If I could, Mr. Chair, I want to thank the member for the thoughtful nature in which he engaged with his constituents around Bill C-14.
    In case you were wondering, we had a constituency referendum, and 67% of my constituents voted in favour of Bill C-14, on what I thought was an objectively worded question. So there you are.
    Thank you.
    Now we'll go to Mr. Christopherson for seven minutes.
    I hate to break up this mutual admiration society going on here, but we have a bit of a study we have to conduct.
    I want to thank you also, Minister, especially for accommodating us during our time. We had opened up to meet with you at any time that would fit your schedule, and you were good enough to meet during one of our regular meeting times. We do appreciate that and thank you very much for being here.
    Do you believe there was a leak? I think that has kind of been asked about, but was there a leak?
    I recognize and think about the timeline. Our notice paper went up with respect to the introduction of our bill, and there were reflections around the legislation in the article that we're talking about. Whether or not that was a significant and substantive correct guess or not, all I know, and what I'm confident of, is that if in fact it was a leak, it was certainly not from the Department of Justice.
     That poses some interesting questions. You started out almost dissecting the information that was out there and it led me to think you were suggesting there wasn't a leak. Even now you're a little less than straight up about whether or not there was a leak. I'll give you another opportunity. Can you tell me straight up, do you believe there was a leak or not, ma'am?
    I like to consider myself as always being straight up in the answers that I provide.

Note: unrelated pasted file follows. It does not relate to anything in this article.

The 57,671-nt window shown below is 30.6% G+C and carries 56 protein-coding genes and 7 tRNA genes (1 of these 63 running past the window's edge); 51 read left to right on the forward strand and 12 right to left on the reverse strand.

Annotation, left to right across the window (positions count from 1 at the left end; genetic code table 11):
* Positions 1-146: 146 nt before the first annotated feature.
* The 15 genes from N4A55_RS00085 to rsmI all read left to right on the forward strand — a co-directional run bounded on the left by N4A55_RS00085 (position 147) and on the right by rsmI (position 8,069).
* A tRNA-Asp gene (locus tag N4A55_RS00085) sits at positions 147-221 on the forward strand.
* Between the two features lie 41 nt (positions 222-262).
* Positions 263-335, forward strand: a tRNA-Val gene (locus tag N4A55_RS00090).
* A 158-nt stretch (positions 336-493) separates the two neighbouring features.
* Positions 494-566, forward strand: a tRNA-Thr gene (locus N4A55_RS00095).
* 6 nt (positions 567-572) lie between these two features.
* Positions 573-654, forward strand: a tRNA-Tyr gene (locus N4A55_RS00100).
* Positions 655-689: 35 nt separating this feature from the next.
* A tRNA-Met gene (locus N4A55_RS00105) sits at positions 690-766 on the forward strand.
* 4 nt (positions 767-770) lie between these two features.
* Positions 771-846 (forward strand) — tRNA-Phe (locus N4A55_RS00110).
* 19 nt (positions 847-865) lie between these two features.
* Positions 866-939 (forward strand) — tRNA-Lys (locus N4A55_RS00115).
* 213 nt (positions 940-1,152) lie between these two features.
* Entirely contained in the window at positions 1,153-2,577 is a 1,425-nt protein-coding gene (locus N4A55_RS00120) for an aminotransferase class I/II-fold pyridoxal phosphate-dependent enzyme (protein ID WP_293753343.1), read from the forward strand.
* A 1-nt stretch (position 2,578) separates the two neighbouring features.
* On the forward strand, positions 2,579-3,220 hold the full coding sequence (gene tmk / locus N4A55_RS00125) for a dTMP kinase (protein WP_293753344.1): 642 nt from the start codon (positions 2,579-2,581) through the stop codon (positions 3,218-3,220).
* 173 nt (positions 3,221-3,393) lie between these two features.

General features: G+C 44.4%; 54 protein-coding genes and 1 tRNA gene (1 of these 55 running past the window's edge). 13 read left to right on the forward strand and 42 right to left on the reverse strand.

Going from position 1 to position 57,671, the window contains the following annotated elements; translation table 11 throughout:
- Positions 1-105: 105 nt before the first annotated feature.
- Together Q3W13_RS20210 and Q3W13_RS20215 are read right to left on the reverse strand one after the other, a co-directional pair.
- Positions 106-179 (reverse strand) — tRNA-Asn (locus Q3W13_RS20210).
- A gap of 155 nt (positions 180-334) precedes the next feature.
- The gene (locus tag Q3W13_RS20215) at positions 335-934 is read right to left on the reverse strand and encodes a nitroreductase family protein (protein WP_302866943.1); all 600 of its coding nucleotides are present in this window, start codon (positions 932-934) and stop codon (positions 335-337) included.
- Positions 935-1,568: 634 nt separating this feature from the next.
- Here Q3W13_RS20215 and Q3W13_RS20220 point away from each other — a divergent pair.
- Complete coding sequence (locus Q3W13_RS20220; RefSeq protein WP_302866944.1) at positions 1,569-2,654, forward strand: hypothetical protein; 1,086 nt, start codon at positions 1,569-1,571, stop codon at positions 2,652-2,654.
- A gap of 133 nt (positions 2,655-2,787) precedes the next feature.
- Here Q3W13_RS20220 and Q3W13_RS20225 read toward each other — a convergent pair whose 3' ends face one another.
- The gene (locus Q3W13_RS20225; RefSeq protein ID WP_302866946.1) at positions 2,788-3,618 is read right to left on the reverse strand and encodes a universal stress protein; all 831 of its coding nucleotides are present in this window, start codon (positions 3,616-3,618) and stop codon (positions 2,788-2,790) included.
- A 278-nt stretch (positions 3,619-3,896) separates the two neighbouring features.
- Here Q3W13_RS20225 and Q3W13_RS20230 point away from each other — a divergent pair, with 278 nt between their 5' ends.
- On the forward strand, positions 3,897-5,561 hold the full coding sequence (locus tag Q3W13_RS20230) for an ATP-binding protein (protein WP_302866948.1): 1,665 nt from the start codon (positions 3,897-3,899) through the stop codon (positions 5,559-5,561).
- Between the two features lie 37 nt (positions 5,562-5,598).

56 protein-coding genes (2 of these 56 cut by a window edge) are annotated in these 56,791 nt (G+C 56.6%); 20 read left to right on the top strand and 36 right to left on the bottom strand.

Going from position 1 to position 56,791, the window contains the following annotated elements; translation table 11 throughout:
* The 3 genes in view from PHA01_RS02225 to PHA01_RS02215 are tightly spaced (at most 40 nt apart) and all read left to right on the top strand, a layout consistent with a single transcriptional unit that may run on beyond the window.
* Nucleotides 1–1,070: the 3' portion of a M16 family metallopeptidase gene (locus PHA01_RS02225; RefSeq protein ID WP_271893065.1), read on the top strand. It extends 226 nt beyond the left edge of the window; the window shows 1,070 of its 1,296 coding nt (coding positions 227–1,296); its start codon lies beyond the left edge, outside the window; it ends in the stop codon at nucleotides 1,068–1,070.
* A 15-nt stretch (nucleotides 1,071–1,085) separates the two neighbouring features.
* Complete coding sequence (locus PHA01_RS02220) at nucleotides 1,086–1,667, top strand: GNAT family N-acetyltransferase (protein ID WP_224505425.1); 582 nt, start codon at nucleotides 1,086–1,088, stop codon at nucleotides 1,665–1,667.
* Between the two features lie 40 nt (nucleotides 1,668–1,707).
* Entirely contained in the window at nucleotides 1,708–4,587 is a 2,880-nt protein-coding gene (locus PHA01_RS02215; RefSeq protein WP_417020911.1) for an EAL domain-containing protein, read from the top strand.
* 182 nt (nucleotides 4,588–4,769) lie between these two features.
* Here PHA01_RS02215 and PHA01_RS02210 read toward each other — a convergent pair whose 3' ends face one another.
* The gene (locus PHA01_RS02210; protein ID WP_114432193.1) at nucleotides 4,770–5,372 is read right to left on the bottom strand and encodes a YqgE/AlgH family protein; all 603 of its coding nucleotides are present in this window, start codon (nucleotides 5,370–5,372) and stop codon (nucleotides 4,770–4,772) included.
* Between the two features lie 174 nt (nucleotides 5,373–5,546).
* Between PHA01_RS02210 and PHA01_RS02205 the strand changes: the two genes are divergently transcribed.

There is obviously some information that the reporter gained access to. I can't and won't hypothesize about how she was able to do that. What I have done, and what I will continue to do, is to fundamentally respect the principles of our constitutional democracy and my responsibility to ensure that I abide by those principles, and recognize that this breach that has occurred and the reason for your study is a very serious matter.
    I look forward to the results of your thoughtful discussions.
    Great. I'm not a lawyer, the furthest thing from it, but to me, “leak” and “breach” are close enough. If there's no leak, we shouldn't even be meeting. Somebody should be making the case that it's a wild goose chase. The fact that you're willing to say there was a breach means that we do have something here.
    The last time we talked about this, for a very brief time, your chief government whip was in the room—not at the table, but in the room. I alluded to that. I asked whether the government had initiated an internal investigation from the get-go. I know you asked some questions, but was there what you would call an investigation? Did you turn to your deputy and say, “I want this investigated and I would like a report”?